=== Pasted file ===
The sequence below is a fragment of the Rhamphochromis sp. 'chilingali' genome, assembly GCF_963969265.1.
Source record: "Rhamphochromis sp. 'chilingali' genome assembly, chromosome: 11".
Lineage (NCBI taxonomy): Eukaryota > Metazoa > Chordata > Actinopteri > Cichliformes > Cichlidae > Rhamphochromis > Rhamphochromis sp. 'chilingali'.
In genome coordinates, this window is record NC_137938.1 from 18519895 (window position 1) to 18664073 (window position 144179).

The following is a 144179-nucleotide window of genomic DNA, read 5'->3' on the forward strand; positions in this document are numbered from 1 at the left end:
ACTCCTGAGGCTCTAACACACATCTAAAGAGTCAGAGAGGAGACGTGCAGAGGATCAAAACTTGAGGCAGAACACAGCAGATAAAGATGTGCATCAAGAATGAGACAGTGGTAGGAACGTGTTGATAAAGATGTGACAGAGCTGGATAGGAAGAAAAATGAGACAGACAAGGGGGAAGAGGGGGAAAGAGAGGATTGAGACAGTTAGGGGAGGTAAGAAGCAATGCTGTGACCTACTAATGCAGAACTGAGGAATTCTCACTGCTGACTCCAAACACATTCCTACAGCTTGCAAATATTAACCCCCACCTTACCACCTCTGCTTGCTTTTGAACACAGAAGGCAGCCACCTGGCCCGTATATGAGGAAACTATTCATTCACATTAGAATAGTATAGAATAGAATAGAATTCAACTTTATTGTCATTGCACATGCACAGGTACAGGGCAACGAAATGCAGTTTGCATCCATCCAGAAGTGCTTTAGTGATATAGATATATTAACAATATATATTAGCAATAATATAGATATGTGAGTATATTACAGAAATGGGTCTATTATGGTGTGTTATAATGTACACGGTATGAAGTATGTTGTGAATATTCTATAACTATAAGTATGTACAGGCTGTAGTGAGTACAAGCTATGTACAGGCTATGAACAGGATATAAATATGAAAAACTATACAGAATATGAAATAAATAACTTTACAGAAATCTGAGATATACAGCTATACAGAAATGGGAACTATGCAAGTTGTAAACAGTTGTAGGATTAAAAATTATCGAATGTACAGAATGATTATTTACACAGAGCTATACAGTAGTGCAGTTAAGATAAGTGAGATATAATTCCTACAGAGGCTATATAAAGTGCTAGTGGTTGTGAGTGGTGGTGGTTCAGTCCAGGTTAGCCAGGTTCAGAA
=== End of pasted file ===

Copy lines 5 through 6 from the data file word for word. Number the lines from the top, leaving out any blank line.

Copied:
The following is a 144179-nucleotide window of genomic DNA, read 5'->3' on the forward strand; positions in this document are numbered from 1 at the left end:
ACTCCTGAGGCTCTAACACACATCTAAAGAGTCAGAGAGGAGACGTGCAGAGGATCAAAACTTGAGGCAGAACACAGCAGATAAAGATGTGCATCAAGAATGAGACAGTGGTAGGAACGTGTTGATAAAGATGTGACAGAGCTGGATAGGAAGAAAAATGAGACAGACAAGGGGGAAGAGGGGGAAAGAGAGGATTGAGACAGTTAGGGGAGGTAAGAAGCAATGCTGTGACCTACTAATGCAGAACTGAGGAATTCTCACTGCTGACTCCAAACACATTCCTACAGCTTGCAAATATTAACCCCCACCTTACCACCTCTGCTTGCTTTTGAACACAGAAGGCAGCCACCTGGCCCGTATATGAGGAAACTATTCATTCACATTAGAATAGTATAGAATAGAATAGAATTCAACTTTATTGTCATTGCACATGCACAGGTACAGGGCAACGAAATGCAGTTTGCATCCATCCAGAAGTGCTTTAGTGATATAGATATATTAACAATATATATTAGCAATAATATAGATATGTGAGTATATTACAGAAATGGGTCTATTATGGTGTGTTATAATGTACACGGTATGAAGTATGTTGTGAATATTCTATAACTATAAGTATGTACAGGCTGTAGTGAGTACAAGCTATGTACAGGCTATGAACAGGATATAAATATGAAAAACTATACAGAATATGAAATAAATAACTTTACAGAAATCTGAGATATACAGCTATACAGAAATGGGAACTATGCAAGTTGTAAACAGTTGTAGGATTAAAAATTATCGAATGTACAGAATGATTATTTACACAGAGCTATACAGTAGTGCAGTTAAGATAAGTGAGATATAATTCCTACAGAGGCTATATAAAGTGCTAGTGGTTGTGAGTGGTGGTGGTTCAGTCCAGGTTAGCCAGGTTCAGAA